In May, the National Agency for Complementary Health (ANS) announced another setback for the budget for middle-class families. In 2021, after a negative adjustment of 8.19%, the regulator approved a 15.5% increase for individual and family plans, the largest increase in the historical series. The decision created mixed opinions for customers and the impact on the healthcare industry. Specialists and operator representatives advocate different calculation methods for defining price lists.
José Buzanello, a professor at Unirio and coordinator of the Infrastructure Regulation Research Group (Proreg), believes that the measure could help more customers to cancel their plans. “People are migrating from private to public because they don’t have the capacity to help. It’s not a plan; they don’t have an increase and they cancel the plans,” says the expert.
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According to the latest ANS data, the Rio Metropolitan Region ended March with 670,000 beneficiaries of individual and family plans, down from 700,000 beneficiaries of this modality in the same period last year. On the other hand, the number of business plan customers rose from 2,730,746 in March 2021 to 2,792,264 in March this year.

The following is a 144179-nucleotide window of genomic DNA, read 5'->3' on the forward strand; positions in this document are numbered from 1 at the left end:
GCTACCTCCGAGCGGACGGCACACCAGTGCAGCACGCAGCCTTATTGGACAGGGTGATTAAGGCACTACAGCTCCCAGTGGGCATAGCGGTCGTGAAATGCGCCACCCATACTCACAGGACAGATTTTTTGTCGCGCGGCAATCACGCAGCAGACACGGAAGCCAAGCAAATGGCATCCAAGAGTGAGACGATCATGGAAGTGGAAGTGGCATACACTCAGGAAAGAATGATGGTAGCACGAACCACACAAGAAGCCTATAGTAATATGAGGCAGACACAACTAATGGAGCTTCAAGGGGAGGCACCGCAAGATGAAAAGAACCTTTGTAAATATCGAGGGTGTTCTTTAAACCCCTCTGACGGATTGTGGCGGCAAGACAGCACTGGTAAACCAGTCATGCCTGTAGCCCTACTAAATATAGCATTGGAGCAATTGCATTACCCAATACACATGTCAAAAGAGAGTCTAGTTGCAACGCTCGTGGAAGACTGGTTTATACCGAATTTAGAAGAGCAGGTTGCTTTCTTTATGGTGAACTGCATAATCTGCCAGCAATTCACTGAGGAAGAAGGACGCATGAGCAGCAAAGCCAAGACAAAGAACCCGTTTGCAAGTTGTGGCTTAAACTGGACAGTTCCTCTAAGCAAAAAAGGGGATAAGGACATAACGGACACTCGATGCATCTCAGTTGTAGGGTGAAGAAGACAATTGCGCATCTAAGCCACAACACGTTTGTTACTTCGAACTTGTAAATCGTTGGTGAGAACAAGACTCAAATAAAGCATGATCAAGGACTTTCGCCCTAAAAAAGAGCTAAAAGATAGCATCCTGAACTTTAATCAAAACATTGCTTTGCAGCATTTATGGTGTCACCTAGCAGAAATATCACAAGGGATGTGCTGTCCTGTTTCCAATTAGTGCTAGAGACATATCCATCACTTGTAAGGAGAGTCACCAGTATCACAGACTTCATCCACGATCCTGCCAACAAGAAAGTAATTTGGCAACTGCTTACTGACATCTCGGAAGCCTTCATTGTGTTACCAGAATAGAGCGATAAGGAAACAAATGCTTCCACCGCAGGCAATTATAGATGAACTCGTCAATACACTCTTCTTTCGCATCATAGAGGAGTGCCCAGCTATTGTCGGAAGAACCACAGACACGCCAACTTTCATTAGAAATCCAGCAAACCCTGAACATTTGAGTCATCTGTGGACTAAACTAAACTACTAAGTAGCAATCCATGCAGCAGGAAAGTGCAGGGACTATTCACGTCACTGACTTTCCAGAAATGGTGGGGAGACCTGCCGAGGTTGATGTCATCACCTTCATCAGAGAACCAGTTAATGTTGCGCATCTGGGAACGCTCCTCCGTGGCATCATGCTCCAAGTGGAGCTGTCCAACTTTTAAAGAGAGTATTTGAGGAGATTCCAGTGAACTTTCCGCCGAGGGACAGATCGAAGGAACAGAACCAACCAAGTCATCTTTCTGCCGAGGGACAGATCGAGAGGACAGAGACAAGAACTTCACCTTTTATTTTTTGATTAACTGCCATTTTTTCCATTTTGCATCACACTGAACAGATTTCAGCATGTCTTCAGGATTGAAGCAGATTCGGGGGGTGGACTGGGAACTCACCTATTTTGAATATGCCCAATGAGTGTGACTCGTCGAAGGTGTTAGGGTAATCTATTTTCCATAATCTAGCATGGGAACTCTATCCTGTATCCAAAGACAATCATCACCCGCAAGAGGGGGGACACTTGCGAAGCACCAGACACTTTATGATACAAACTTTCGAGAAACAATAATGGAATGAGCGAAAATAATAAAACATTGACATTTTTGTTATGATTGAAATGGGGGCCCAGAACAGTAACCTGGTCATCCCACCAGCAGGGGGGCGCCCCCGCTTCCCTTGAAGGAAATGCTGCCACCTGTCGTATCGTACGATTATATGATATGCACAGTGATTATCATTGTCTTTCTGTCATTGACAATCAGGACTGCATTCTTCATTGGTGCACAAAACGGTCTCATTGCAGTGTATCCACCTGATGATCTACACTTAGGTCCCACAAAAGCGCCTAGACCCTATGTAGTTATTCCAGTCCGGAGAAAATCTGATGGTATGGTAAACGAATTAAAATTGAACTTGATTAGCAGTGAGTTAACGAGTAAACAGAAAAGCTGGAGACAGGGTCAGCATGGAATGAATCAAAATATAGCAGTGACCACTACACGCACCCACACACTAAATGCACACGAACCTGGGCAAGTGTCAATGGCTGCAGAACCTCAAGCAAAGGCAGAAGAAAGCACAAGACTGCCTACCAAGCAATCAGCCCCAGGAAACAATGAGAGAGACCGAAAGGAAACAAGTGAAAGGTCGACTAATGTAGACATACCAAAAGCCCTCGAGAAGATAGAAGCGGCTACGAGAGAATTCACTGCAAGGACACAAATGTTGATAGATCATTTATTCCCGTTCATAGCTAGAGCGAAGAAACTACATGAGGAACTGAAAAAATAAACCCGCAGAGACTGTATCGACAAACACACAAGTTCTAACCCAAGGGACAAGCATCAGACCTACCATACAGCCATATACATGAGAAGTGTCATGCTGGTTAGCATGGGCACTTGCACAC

According to Marcos Novais, executive superintendent of the Brazilian Association of Health Plans, a smaller number of individual plans is normal. “The health insurance market is closely linked to the behavior of the Brazilian economy, especially the labor market. The vast majority of the population has health insurance for employment. Novais explained.
“I think this decision by the ANS is very bad for the consumer relations of the health plan users, as there has been no increase in the salary of all public and private careers in the last two years. there is an increase of this size, ”says Buzanello.
Although the 15.5% readjustment has only been approved for individual and family plans, Lígia Bahia, a doctor and professor at the Federal University of Rio de Janeiro (UFRJ), has warned that the increase could also affect other modalities. “This becomes a parameter for other plans. Collective business plans can go up by more than 15.5%,” says Lygia. If this happens, the measures will only apply to individuals who created the CNPJ to hire business plans.
According to Lygia, the sale of this type of plan is becoming more and more common. “It simply came to our notice then. [pessoa jurídica]. A person joins a company to have a plan. So they are individual, but they are a way to avoid the law, ”says the doctor, who explained that this modality is more interesting for operators because it allows them to break contracts unilaterally.